It is reported that the Treasury are looking at ways to make it more difficult for foreign buyers to purchase British property as part of a drive to get more Britons on the housing ladder. They are not happy that so many new homes are purchased off plan by Far Eastern buyers and first time buyers don’t get a look in. There seems to be a lack of realism at Whitehall when it comes
to understanding the price points that central London real estate commands and the genuine requirements of first time buyers
who are looking for starter homes.
We expect to see the continuation of investment by Chinese buyers in 2018. London is not the only beneficiary of Chinese investment but it is an important one. Chinese buyers come in search of high quality educational opportunities and political stability. Their interest looks set to endure for some time yet – and, in our experience, they are keen to take advantage of greater negotiating power in the current sales market.
In the longer term we see the prospect of increased demand from UK and overseas buyers in 2019 as the prospects for London and the UK operating outside of the EU becomes clearer.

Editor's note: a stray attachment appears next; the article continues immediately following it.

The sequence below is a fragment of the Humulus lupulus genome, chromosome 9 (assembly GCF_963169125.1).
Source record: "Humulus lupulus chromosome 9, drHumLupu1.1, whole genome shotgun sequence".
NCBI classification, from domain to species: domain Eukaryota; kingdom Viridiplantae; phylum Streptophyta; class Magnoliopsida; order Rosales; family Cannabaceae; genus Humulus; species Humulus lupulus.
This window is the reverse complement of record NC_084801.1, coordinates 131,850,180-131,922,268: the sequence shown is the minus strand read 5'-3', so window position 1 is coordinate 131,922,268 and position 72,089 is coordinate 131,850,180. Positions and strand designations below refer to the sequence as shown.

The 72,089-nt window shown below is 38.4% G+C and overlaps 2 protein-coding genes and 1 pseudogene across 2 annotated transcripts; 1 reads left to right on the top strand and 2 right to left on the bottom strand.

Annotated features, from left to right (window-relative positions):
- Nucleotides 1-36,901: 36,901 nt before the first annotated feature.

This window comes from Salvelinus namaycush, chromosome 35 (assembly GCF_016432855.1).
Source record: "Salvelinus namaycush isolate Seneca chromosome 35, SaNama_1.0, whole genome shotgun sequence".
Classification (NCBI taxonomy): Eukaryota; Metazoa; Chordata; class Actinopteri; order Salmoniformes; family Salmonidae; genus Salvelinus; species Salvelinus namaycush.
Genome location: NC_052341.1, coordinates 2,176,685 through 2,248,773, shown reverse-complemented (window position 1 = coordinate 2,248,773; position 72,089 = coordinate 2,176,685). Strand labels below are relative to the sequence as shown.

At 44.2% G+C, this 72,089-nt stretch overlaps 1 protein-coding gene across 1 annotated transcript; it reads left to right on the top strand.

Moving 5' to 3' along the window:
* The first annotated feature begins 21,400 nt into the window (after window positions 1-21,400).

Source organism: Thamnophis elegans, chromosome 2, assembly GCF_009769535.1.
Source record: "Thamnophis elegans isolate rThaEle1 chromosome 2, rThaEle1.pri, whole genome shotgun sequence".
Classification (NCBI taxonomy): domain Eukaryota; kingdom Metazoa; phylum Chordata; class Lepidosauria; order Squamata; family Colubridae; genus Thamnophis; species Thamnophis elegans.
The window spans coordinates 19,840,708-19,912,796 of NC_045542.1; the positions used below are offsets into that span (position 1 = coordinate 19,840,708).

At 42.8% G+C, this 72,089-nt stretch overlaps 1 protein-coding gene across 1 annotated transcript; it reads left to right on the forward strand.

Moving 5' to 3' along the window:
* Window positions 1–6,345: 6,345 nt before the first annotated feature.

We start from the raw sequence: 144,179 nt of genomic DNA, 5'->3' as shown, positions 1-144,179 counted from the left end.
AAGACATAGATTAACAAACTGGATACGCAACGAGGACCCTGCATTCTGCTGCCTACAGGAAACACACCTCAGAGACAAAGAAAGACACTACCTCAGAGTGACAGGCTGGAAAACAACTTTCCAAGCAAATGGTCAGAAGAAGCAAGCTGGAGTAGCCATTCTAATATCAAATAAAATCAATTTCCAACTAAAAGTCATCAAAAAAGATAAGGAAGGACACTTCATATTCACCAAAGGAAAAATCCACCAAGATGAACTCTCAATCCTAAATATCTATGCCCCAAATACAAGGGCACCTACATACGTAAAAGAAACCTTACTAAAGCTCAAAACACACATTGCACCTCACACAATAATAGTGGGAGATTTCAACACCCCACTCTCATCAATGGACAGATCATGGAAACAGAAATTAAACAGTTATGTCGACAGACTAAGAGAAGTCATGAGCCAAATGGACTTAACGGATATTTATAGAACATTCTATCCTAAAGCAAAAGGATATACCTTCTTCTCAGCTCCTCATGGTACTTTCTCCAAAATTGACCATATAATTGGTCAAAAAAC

On a positive note the government has said that it will work with the Law Society to make the process of purchasing a freehold or extending a lease easier, faster and cheaper. In December Sajid
Javid the Communities Secretary announced that ground rents will be outlawed on all new built apartments which is an extension to previous action promised to outlaw ground rents on leasehold
houses where the rents doubled every 10 years.
The potential for growth in the rental market is driven by the shift from buying to renting. When the motivations to buy are reduced, the alternative is renting and the large influx of new properties to rent in London in recent years has suppressed rental growth, making it an even more appealing option for tenants.
Landlords will seek to recoup the additional costs of tenant referencing, preparing tenancy agreements and inventory fees by